Louis Proyect: The Unrepentant Marxist

June 26, 2006

Warren Buffett largesse

Filed under: economics — louisproyect @ 11:23 pm

“I’ll tell you why I like the cigarette business. It cost a penny to make. Sell it for a dollar. It’s addictive. And there’s a fantastic brand loyalty.”

–Warren Buffett


USA TODAY’ April 13, 1993

Buffett buys a 5% chunk of UST

By Dan Dorfman

Super investor Warren Buffett isn’t a smoker – but he’s apparently been smitten by a tobacco company.

USA TODAY has learned that Berkshire Hathaway, the multibillion-dollar diversified company run by Buffett, has taken a sizable stake – perhaps close to 5% – of UST, formerly U.S. Tobacco. UST, a leading maker of smokeless tobacco (Skoal, Copenhagen) is one of the nation’s most profitable companies.


NY Times, June 26, 2006

Buffett Always Planned to Give Away His Billions


Warren Buffett, the billionaire investor and executive, said today that he never seriously considered doing anything with his $44 billion fortune except giving it all away.

“I’m not an enthusiast for dynastic wealth, particularly when 6 billion others have much poorer hands than we do in life,” Mr. Buffett said at the New York Public Library, where he was appearing with Bill and Melinda Gates, the only Americans richer than he is.

Mr. Buffett said on Sunday that he would give away 85 percent of his fortune ­ about $37.4 billion worth of stock in Berkshire Hathaway, the company he runs ­ to five charitable foundations, with the greatest share, about $31 billion, going to the Bill and Melinda Gates Foundation, which is dedicated to improving health and education, especially in poor nations.



Ferdinand Lundberg, “The Rich and the Super-Rich”:

While the largest foundations and flotillas of foundation: have been mentioned, size is not alone important. Smaller foundations act as conduits and control points, useful in sorts of secret business affairs and especially in tax evasion. Nearly every large corporation and many of the large now have their own foundations. And small foundations often suddenly flower into huge growths.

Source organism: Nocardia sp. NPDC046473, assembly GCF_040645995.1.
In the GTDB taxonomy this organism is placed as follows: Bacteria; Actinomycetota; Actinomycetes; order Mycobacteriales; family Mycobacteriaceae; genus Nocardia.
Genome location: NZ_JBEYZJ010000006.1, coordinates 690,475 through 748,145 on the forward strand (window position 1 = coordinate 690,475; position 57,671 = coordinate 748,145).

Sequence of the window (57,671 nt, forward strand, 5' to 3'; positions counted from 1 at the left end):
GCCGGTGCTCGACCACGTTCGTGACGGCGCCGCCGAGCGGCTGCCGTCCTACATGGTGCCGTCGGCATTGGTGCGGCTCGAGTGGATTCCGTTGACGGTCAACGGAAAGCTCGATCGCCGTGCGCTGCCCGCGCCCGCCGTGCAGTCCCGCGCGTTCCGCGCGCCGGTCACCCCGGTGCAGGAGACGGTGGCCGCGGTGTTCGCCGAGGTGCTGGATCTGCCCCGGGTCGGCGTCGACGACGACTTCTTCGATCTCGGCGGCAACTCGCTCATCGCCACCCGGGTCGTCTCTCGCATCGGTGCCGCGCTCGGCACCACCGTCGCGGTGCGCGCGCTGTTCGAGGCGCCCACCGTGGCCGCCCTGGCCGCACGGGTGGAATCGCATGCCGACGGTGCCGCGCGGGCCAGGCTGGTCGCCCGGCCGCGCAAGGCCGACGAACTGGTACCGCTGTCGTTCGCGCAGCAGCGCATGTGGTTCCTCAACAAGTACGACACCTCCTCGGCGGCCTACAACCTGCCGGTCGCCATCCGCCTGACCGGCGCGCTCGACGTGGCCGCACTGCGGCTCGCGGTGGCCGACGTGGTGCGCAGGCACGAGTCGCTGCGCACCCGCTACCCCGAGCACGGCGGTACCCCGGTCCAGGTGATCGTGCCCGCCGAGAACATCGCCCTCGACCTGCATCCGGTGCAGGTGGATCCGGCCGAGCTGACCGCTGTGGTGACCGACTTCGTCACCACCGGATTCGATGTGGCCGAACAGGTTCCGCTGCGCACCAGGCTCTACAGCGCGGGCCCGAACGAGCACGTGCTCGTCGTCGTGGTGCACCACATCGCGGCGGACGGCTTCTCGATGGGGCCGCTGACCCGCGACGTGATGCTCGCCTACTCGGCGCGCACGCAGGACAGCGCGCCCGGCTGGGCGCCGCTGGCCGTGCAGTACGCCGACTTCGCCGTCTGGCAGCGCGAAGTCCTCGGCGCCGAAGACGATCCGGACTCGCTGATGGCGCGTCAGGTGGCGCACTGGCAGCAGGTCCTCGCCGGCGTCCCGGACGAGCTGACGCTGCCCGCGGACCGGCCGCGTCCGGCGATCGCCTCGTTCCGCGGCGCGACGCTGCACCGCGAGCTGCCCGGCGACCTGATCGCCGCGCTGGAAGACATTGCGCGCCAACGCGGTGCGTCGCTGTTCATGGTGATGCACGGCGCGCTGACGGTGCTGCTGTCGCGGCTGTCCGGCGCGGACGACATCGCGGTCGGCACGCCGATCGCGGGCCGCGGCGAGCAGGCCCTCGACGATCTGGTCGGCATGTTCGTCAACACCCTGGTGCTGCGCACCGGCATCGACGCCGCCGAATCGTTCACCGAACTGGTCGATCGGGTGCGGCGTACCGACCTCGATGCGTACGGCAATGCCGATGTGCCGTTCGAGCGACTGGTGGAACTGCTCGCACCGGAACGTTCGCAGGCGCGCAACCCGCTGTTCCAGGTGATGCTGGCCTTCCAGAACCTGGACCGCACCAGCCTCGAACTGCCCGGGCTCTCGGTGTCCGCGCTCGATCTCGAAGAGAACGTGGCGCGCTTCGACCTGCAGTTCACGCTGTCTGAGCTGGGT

Among other things, as [Congressman Wright] Patman found, foundations can become tax-free receptacles for capital gains. An individual or corporation may have an investment it wishes to liquidate but which stands to incur a huge capital gain on large long-term appreciation. Payment of a capital gains tax may be avoided by turning the investment over to a foundation (no gift tax) and then having the foundation sell the investment (no capital gains tax). The foundation may now lend the entire liquid sum back to the donor at a nominal interest rate (no law requires that the foundations seek maximum earnings), or it may with the untaxed money obtain a controlling block of stock in some company the original donor wishes to control. With this control he can raise or lower the company’s] dividend rate, obtain power over its possibly large cash and management and perhaps even obtain for himself further low-interest loans.

With low-interest loans received, a donor can make lucrative investments. He could, for example, with a loan which he paid 1 percent, itself tax deductible, go out buy tax-free local government bonds paying him a tax-exempt 3 percent.

Let us suppose that an original investment of $10 million was now valued at $100 million. If it were sold it would incur a capital gains tax of approximately $22.5 million. But if were all given to a foundation the foundation could sell and pay no gains tax. Now if the foundation lends the whole sum back to the donor at 1 percent he pays it $1 million a year. And if he makes $3 million on a tax-free investment in government bonds he keeps $2 million annually, tax free. But if he had sold the original amount he would have had only $77.5 million after-tax capital which, invested at 5 percent, would have brought him $3,875,000. After payment of about $2,712,500 (or 70 percent) income tax, he would have remaining $1,162,500 annually or almost a half less than by the first procedure. It was clearly financially advantageous to filter the money through the “charitable” foundation.

If he so desires he can in fifty years build the original sum in his personal name back, all tax free. After fifty years he or his family can possess, in fee simple, $100 million in free new assets and also control the disposition of the original $100 million in the foundation, which may satisfy legal requirements by using its small income to assist crippled newsboys or homeless dogs.

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